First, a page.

Carpet and Rug Institute President Werner Braun talks about how CRI-member manufacturer Mannington Mills uses birds to keep the bugs out of their products in his September 14, 2012 column titled Novel idea is for the birds for Dalton, Georgia’s Daily-Citizen newspaper.
Mannington, which is based in Salem, N.J., manufactures various forms of hard surface floors as well as carpet. Located in southern New Jersey, Salem is home to one of the nation’s largest tidal wetlands, and is, as you might imagine, a major breeding ground for mosquitos. Always a nuisance to employees, sometime during the mid-1980s the mosquitos started showing up in the flooring products, as the insects that flew into the manufacturing facility became embedded in the still-wet surface finish of the flooring products. The mosquitoes needed to be stopped.
“Using pesticides to rid the area of mosquitoes was certainly one option, but many Mannington associates became convinced that there were more natural methods to rid the area of mosquitoes than using pesticides.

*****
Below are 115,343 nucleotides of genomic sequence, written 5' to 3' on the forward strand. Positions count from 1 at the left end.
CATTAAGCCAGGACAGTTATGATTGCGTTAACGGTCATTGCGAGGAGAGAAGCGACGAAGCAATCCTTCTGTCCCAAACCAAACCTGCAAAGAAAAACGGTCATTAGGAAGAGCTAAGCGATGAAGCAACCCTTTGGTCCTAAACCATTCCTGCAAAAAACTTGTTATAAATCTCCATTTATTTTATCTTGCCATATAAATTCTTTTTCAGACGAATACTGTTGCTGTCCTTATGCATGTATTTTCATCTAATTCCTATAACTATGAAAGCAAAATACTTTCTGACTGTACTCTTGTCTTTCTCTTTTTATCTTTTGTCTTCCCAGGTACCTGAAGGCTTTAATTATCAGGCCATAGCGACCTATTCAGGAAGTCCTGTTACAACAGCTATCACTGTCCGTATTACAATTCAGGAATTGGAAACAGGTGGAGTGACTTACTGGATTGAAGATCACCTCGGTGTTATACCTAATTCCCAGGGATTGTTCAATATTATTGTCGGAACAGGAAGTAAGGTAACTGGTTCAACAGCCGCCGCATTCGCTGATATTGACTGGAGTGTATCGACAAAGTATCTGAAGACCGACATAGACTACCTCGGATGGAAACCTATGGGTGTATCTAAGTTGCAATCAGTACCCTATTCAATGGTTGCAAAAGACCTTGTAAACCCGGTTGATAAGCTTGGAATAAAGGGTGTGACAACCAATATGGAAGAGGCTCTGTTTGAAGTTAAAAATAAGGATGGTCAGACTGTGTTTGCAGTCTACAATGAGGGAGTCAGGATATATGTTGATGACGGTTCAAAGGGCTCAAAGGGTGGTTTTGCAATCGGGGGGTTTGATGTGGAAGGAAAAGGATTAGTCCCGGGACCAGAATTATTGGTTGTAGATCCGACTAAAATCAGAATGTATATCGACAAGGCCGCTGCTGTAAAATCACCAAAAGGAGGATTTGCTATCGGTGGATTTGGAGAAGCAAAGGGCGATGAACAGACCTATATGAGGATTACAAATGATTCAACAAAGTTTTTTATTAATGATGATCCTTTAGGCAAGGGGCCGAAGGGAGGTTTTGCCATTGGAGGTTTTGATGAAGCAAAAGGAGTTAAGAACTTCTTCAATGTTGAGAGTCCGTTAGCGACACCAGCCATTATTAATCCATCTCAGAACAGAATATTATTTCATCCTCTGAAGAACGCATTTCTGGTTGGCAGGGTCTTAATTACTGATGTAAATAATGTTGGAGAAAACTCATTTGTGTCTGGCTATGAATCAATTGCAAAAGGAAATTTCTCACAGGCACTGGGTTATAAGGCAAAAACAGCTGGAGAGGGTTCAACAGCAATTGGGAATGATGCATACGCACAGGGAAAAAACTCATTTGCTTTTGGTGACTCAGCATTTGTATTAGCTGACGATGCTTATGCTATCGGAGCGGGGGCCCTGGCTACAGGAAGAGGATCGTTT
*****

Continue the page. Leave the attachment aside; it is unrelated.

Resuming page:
That’s when they decided to “invite” the purple martins to come to their aid. Purple martins are birds that migrate from Brazil to the United States each summer, and they eat massive amounts of insects.
But because purple martins east of the Rocky Mountains are entirely dependent upon man-made houses, the company needed to make them “feel at home” by installing special houses for them adjacent to their manufacturing buildings.
While the process of attracting the birds took some time, over the years, the population of purple martins has grown considerably.
By 2001, there were 42 nests, 132 eggs and 104 youngsters at the site. By August of this year, that number has grown to 96 nests, 429 eggs and 383 youngsters.
It turns out that this site is now home to one of the largest concentrations of purple martins in New Jersey. And the birds, along with the continuing use of screens and bug-proof entries, have helped achieve the company’s goal of reducing the insect population.
Mannington believes that the “Purple Martin Project” has proven to be one of the most environmentally friendly and cost effective ways to deal with the insects.
I would have to agree. They came up with a win-win solution that is pretty darn creative in my book.”
If you'd like to learn more, we invite you to read Mannington's blog article titled Fall’s Here, So Bye, Bye Birdies (but only for a bit!).
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